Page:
Some days are brighter than others, but Penelope Finnel has learned she can be invisible behind the colored lenses of her heart-shaped sunglasses.
Her mind is her own worst enemy, and simply waking up in the morning is risky. For a girl like her, staying in bed is easier. Especially when the day comes to start school in a new town with new kids who don’t understand that the clouds are not the only reason everything is so gloomy.
Dillon Decker is a typical boy from a typical small town who radiates light and happiness. Under the hovering glare of her father, Dillon leads Penelope around on his bicycle’s handlebars, hoping he will be the cure to her madness.
But as time goes by and when friend turns to lover, and lover turns to caretaker, how much can either of them endure before they’re swallowed whole?
This is a story about rollerblades and moving trucks, trading candy for smiles, and passing notes across lawns.
First love and the struggle to keep it sane.
The true love way.
Then the screen door opens and slams shut again, and standing beside the light Nazi is Penelope. Her hair is up now, and from what I can tell she’s not chewing gum anymore. Her knees are dirty, and her shoes are untied. The Discman isn’t on her hip, but her green sunglasses are still on her face, even though it’s nighttime.
Suddenly Mr. Finnel’s voice scares me out of my own head. “What are you looking at, boy?”
Definitely over six feet tall, the daughter Nazi isn’t leaning against the porch post anymore. He’s standing in front of his daughter, blocking my view of her.
I straighten my spine and speak too loudly, too quickly. “Nothing!”
He laughs at me again, but his eyebrows are more serious than ever. From behind her father’s arm, Penelope peeks out. I can’t see her eyes through her glasses, but I know she’s looking at me. I can’t stop looking at her.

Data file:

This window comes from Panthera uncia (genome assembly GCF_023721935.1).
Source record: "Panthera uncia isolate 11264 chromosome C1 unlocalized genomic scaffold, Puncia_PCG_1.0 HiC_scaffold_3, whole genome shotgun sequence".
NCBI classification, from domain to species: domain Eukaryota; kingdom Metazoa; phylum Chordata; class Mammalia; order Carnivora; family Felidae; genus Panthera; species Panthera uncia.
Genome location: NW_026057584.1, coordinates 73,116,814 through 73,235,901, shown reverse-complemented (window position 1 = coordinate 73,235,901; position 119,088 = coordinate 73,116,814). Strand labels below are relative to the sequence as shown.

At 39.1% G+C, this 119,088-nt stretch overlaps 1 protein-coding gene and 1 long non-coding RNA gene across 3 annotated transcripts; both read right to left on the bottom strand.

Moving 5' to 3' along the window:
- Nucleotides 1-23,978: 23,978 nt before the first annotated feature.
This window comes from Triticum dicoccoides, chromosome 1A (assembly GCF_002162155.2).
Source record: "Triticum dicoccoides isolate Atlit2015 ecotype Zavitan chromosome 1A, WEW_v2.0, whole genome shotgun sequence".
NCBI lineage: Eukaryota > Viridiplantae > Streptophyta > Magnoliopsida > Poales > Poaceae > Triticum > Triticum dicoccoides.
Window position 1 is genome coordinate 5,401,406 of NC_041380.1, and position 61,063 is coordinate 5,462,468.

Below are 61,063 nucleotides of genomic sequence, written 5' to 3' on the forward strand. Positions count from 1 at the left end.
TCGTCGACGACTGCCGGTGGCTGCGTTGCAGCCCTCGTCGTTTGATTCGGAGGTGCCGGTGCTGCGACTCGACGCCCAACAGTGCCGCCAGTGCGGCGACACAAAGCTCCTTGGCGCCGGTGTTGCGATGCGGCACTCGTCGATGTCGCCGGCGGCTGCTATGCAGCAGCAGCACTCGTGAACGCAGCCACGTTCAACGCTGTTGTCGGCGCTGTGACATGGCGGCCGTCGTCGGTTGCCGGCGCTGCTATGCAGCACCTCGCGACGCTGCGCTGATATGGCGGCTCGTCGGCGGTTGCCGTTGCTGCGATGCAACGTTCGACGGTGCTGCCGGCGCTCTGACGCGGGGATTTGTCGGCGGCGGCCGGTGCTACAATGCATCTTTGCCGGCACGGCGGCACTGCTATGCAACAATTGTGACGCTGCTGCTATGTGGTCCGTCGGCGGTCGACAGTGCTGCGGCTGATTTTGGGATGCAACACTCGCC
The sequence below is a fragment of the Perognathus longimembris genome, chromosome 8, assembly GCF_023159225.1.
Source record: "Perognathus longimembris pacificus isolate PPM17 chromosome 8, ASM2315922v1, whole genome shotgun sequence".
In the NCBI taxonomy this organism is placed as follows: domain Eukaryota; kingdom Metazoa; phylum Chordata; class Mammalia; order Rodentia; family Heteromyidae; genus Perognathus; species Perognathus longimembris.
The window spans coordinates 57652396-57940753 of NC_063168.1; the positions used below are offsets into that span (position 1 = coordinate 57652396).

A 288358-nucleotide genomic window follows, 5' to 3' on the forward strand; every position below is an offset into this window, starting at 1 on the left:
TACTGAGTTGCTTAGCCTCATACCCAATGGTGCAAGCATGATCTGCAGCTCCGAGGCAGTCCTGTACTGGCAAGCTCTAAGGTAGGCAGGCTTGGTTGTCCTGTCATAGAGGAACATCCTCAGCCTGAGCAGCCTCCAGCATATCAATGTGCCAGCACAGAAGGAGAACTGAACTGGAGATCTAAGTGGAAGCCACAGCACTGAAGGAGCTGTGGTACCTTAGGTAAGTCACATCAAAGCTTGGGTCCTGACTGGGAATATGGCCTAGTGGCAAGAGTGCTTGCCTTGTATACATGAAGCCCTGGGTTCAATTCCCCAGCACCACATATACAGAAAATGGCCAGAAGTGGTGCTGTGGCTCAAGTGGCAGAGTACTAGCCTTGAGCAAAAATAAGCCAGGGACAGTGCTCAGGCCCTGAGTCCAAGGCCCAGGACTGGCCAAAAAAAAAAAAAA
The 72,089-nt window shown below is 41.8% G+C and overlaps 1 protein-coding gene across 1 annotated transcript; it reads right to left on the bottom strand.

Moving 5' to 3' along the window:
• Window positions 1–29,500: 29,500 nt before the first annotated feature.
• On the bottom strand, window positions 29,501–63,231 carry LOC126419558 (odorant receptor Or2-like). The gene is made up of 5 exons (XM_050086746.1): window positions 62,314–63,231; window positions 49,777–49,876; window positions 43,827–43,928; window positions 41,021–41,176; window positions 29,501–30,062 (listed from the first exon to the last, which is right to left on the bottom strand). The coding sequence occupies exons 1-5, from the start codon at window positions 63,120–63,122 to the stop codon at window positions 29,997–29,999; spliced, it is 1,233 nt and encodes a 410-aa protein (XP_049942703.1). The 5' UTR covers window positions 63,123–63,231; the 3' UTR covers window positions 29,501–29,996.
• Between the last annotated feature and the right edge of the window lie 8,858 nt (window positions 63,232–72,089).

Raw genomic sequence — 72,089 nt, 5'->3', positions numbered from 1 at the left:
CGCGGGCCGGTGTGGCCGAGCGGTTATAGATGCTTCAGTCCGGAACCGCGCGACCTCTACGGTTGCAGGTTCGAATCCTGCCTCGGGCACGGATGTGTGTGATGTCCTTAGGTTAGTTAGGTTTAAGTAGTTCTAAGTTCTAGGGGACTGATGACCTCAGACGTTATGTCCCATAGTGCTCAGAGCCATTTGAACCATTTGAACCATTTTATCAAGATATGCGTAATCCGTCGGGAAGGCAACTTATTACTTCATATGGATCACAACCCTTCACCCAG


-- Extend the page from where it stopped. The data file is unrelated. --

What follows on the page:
Mr. Finnel’s laughter stops. “See something you like, boy? Do you think I’m cute?”
“Wha … what … no,” I stutter. My heart stops. He hates me.
Finally, she speaks, soft-spoken and small. “Don’t embarrass me, Dad. You’re so embarrassing.”
The heart Nazi puts his arm over his daughter’s shoulders and leads her down the steps to the walkway leading to the Chrysler.
“The boy next door is weird, Pen. Don’t talk to him,” he warns her with amusement in his voice. “He offered me bolts.”
Mary was born and raised in Southern California. She is a wife, mother of four beautiful children, and dog tamer to one enthusiastic Pit Bull and a prissy Chihuahua. She's a hairstylist by day but contemporary fiction, new adult author by night. Mary can often be found finger twirling her hair and chewing on a stick of licorice while writing and rewriting a sentence over and over until it's perfect. She discovered her talent for tale-telling accidentally, but literature is in her chokehold. And she's not letting go until every story is told.
"The heart is deceitful above all things and beyond cure."--Jeremiah 17:9